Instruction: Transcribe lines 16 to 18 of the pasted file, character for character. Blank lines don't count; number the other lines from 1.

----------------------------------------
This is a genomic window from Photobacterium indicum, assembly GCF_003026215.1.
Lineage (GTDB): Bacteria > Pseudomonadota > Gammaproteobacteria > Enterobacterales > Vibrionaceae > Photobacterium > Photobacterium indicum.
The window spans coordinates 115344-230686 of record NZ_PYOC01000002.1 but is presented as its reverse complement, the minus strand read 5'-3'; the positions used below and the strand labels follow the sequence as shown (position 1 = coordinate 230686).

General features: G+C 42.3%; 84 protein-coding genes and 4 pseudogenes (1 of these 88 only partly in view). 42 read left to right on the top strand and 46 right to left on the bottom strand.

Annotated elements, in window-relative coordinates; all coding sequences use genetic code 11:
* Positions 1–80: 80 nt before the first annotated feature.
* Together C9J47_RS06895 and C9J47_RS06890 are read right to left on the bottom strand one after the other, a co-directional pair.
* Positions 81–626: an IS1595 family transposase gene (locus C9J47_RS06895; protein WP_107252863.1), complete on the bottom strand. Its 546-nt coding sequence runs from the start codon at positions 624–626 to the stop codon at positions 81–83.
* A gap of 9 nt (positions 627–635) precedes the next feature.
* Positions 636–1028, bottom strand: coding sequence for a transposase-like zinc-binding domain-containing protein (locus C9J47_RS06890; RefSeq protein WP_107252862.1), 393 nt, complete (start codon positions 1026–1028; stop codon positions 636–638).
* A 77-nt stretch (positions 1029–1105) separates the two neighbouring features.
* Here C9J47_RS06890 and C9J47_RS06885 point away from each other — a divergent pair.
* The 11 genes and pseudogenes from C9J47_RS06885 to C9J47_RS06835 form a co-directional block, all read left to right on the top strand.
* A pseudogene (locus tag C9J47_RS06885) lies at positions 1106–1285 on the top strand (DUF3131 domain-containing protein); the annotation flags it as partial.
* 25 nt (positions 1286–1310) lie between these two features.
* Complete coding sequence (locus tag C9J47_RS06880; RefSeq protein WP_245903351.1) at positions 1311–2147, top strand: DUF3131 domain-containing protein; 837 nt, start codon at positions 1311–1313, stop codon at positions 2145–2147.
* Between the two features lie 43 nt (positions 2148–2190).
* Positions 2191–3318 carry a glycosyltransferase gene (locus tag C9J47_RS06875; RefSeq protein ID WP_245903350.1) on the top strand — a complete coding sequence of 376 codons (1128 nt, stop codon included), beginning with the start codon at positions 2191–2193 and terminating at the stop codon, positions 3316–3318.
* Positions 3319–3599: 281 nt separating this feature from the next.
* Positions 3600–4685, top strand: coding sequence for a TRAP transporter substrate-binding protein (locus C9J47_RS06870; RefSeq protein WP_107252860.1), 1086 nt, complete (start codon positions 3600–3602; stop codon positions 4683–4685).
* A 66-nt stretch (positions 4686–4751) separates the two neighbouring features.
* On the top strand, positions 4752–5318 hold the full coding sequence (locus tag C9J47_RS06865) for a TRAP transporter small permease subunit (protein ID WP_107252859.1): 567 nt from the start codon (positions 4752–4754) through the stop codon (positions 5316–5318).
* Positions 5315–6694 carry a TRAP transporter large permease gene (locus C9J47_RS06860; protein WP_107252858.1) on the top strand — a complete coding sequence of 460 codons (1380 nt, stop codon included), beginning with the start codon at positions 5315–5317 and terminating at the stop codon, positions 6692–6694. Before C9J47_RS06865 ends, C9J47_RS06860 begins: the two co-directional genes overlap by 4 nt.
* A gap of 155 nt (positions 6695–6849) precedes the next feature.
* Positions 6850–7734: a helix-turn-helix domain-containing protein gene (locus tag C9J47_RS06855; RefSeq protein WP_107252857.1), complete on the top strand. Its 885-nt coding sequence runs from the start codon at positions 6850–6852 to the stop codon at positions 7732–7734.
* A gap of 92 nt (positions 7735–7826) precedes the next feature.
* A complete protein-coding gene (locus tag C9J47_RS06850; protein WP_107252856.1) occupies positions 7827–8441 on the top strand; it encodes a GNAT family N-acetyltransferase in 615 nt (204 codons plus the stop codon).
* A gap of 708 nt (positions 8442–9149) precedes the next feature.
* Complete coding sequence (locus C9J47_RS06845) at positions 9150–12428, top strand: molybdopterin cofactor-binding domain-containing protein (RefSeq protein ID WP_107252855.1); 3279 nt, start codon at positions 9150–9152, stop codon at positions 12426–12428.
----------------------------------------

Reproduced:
* Complete coding sequence (locus tag C9J47_RS06880; RefSeq protein WP_245903351.1) at positions 1311–2147, top strand: DUF3131 domain-containing protein; 837 nt, start codon at positions 1311–1313, stop codon at positions 2145–2147.
* Between the two features lie 43 nt (positions 2148–2190).
* Positions 2191–3318 carry a glycosyltransferase gene (locus tag C9J47_RS06875; RefSeq protein ID WP_245903350.1) on the top strand — a complete coding sequence of 376 codons (1128 nt, stop codon included), beginning with the start codon at positions 2191–2193 and terminating at the stop codon, positions 3316–3318.